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Turkey typing 2009/09/14

Mike Malone’s thrilling response to “The case against duck typing” [1] left me feeling a bit like I didn’t fully say what I set out to.  I do not intend to systematically pick holes in Mike’s arguments as that will be much more fun in person with beers.  In this installment I’m going to write out some code in an imaginary language called Copperhead to illustrate what I called declared typing before and decided to call turkey typing today.

A very simple example of balking at anything non-numeric.

def what_is_rent_in_san_francisco(float salary):
    return 47 * salary

In such simple cases, we can cause plain Python to Do The Right Thing by forcing the argument to be a float and catching ValueError, thus suppressing strings’ desire to quack.

def what_is_rent_in_san_francisco(salary):
    return 47 * float(salary)

It isn’t always so easy.  Duck typing raises exceptions when something fails to quack rather than when something is passed to a method in which it will fail to quack.  The distinction can be important.

def something_dangerous_then_a_loop(things):
    for thing in things:

If you’re fortunate enough to survive the tiger-poke only to be greeted by a TypeError when things is not iterable, you’re going to be pretty bummed.  A duck typing language could push such call-time errors to the beginning of the method but I bet there’s a large amount of code in the wild that relies on this bugquirk.  A programmer could check types at the top of the method, implement database-like transactions or reorder her code but none of those options are particularly elegant.

def something_dangerous_then_a_loop(iterable things):
    for thing in things:

Progress!  We won’t bother with the tiger unless we know the loop will be able to execute but this is still relying on duck typing for the stuff method of each thing.  Perhaps this is okay but perhaps we want to get even more specific.  I like the syntax of the C++ STL for this, so I’ll steal it.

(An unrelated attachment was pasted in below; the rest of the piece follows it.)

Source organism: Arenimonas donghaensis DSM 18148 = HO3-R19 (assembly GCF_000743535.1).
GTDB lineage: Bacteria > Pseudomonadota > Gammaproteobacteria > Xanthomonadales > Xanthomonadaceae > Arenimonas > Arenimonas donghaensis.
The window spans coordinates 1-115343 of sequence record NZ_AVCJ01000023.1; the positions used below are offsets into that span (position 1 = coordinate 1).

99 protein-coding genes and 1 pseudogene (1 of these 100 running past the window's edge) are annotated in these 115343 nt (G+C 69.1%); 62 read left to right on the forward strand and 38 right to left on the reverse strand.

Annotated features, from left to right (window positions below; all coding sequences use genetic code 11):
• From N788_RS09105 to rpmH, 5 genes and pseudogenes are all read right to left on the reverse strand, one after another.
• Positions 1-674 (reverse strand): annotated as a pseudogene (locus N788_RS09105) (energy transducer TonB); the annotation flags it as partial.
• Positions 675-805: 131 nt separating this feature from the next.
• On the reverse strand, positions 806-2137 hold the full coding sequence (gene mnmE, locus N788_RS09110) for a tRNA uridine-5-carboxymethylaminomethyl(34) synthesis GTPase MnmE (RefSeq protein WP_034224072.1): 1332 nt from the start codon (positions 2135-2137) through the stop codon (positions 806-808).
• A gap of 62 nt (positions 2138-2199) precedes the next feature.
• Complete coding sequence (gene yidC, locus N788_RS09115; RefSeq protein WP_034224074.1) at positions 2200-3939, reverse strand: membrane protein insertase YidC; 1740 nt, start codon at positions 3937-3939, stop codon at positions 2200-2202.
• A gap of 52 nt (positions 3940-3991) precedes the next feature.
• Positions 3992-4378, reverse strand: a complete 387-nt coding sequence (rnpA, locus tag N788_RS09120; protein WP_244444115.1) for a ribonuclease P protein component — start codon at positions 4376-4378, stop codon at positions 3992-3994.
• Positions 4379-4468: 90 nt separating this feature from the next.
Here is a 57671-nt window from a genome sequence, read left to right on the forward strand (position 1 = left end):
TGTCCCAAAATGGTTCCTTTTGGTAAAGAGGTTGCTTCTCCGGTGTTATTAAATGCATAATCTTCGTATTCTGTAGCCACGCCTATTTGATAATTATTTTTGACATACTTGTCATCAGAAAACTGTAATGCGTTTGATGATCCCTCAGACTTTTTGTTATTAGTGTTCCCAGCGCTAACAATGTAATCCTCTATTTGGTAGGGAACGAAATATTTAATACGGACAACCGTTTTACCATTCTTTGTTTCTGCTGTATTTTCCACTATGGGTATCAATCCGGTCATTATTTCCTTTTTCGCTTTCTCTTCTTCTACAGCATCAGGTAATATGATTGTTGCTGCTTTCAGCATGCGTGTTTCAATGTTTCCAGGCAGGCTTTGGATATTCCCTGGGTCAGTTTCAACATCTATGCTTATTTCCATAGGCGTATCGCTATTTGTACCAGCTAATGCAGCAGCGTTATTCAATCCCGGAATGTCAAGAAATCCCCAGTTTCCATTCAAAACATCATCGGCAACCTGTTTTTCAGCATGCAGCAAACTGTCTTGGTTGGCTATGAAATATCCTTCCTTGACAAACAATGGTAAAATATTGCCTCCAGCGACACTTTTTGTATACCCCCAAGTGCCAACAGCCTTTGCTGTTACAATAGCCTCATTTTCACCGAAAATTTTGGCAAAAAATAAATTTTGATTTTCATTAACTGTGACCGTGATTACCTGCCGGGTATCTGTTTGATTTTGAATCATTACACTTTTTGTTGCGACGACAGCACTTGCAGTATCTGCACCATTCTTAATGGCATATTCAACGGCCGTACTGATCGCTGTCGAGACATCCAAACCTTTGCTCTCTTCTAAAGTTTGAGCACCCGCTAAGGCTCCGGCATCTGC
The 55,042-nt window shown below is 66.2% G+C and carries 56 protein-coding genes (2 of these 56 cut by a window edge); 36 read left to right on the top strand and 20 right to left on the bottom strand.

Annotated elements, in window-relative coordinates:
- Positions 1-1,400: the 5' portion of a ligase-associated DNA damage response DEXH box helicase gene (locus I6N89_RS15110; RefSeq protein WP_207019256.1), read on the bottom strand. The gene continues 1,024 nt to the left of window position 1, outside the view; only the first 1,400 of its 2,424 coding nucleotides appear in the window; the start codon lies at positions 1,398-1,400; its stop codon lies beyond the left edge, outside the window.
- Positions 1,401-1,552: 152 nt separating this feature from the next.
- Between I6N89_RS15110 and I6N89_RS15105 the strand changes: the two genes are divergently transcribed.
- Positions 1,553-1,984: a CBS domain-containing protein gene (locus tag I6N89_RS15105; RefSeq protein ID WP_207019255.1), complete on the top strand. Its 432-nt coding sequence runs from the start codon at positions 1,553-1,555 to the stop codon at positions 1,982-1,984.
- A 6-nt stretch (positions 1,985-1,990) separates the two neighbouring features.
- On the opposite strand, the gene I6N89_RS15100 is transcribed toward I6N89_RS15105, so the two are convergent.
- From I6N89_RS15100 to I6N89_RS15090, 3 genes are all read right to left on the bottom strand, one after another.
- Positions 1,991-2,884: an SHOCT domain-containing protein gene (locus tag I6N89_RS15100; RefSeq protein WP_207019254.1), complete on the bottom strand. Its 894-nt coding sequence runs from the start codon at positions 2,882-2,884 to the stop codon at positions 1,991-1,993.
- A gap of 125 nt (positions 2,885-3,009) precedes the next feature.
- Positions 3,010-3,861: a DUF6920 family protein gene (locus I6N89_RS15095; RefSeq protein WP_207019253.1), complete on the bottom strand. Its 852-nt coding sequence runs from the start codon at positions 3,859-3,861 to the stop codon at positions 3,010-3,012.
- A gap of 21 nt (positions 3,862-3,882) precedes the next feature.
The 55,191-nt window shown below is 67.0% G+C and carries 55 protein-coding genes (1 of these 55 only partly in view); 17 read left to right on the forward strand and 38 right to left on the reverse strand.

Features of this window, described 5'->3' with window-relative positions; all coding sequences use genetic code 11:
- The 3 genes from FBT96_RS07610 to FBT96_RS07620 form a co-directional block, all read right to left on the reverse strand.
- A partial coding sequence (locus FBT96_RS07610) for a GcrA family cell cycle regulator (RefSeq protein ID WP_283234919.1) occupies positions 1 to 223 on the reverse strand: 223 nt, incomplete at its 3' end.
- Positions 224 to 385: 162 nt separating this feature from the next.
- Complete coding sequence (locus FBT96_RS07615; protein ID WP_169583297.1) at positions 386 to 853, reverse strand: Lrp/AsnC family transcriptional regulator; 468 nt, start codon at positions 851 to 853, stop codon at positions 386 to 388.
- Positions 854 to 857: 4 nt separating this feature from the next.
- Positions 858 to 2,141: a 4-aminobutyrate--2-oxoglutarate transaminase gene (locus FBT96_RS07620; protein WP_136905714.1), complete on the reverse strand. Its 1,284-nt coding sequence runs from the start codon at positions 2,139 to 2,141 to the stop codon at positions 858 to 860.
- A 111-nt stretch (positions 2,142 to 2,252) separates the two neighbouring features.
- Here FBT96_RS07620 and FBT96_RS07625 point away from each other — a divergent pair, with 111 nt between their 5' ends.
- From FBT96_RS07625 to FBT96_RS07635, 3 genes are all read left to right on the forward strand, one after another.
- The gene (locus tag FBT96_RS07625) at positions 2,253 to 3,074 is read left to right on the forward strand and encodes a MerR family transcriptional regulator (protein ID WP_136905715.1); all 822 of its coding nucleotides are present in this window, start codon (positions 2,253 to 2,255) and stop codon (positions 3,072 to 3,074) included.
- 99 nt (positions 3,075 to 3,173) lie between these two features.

def something_dangerous_then_a_loop(iterable<Thing> things):
    for thing in things:

Now we know the iterable contains only Things and can safely call stuff on each one.  If Doodads and Widgets also implement the stuff method, one could block out Widgets by specifying the argument type as iterable<[Thing, Doodad]> (or just [Thing, Doodad] for a scalar argument).

It is not my intention to get caught up in syntax.  My hope is that I can demonstrate how useful turkey typing can be.  It isn’t a regression to static typing nor is it mutually exclusive from duck typing: note that I use the type iterable above which is not a type in any Python I’ve ever used.  iterable could itself be a duck type but, importantly, one checked at the top of the method and without nasty isinstance or hasattr smells.

Turkey typing is still dynamic typing, meaning values have types but symbols do not.  The type checking that happens at method call time is not an optimization but rather a shortcut.  Within method bodies, ducks still have to quack.

My motivation always comes back to API design (the real definition of API [2], not what Web 2.0 means by API).  Automatically generated documentation will be better if it’s generated from method signatures instead of Javadoc comments.  When documentation inevitably doesn’t exist or fails to measure up, the code tells you exactly what’s expected.  And when you barrel into code headfirst, the compiler can tell you what type it wants instead of just which method yor’re not providing.


Richard Crowley?  Kentuckian engineer who cooks and eats in between bicycling and beering.

I blog mostly about programming and databases.  Browse by month or tag.

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